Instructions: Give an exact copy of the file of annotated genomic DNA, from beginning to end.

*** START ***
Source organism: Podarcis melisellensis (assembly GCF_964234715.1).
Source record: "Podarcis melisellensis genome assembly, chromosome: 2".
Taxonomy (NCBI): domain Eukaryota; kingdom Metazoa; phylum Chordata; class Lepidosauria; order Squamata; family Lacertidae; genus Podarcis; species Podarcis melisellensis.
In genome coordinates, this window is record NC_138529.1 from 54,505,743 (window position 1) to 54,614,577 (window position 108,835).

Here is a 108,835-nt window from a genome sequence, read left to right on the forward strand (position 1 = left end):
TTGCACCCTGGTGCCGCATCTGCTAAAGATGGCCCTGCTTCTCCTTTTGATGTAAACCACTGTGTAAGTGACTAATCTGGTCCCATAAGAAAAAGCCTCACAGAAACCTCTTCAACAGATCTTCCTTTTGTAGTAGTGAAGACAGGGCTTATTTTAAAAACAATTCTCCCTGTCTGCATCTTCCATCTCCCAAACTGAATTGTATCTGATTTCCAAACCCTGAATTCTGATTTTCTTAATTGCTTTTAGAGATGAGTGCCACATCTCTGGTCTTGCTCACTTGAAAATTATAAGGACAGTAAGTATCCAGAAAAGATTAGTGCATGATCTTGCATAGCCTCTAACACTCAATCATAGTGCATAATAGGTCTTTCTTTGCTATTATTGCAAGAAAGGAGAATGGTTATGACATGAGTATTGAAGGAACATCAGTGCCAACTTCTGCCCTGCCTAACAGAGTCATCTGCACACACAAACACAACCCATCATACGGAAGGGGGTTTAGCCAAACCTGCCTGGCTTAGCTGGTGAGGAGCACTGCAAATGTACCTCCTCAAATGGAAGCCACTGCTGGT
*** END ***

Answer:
Source organism: Podarcis melisellensis (assembly GCF_964234715.1).
Source record: "Podarcis melisellensis genome assembly, chromosome: 2".
Taxonomy (NCBI): domain Eukaryota; kingdom Metazoa; phylum Chordata; class Lepidosauria; order Squamata; family Lacertidae; genus Podarcis; species Podarcis melisellensis.
In genome coordinates, this window is record NC_138529.1 from 54,505,743 (window position 1) to 54,614,577 (window position 108,835).

Here is a 108,835-nt window from a genome sequence, read left to right on the forward strand (position 1 = left end):
TTGCACCCTGGTGCCGCATCTGCTAAAGATGGCCCTGCTTCTCCTTTTGATGTAAACCACTGTGTAAGTGACTAATCTGGTCCCATAAGAAAAAGCCTCACAGAAACCTCTTCAACAGATCTTCCTTTTGTAGTAGTGAAGACAGGGCTTATTTTAAAAACAATTCTCCCTGTCTGCATCTTCCATCTCCCAAACTGAATTGTATCTGATTTCCAAACCCTGAATTCTGATTTTCTTAATTGCTTTTAGAGATGAGTGCCACATCTCTGGTCTTGCTCACTTGAAAATTATAAGGACAGTAAGTATCCAGAAAAGATTAGTGCATGATCTTGCATAGCCTCTAACACTCAATCATAGTGCATAATAGGTCTTTCTTTGCTATTATTGCAAGAAAGGAGAATGGTTATGACATGAGTATTGAAGGAACATCAGTGCCAACTTCTGCCCTGCCTAACAGAGTCATCTGCACACACAAACACAACCCATCATACGGAAGGGGGTTTAGCCAAACCTGCCTGGCTTAGCTGGTGAGGAGCACTGCAAATGTACCTCCTCAAATGGAAGCCACTGCTGGT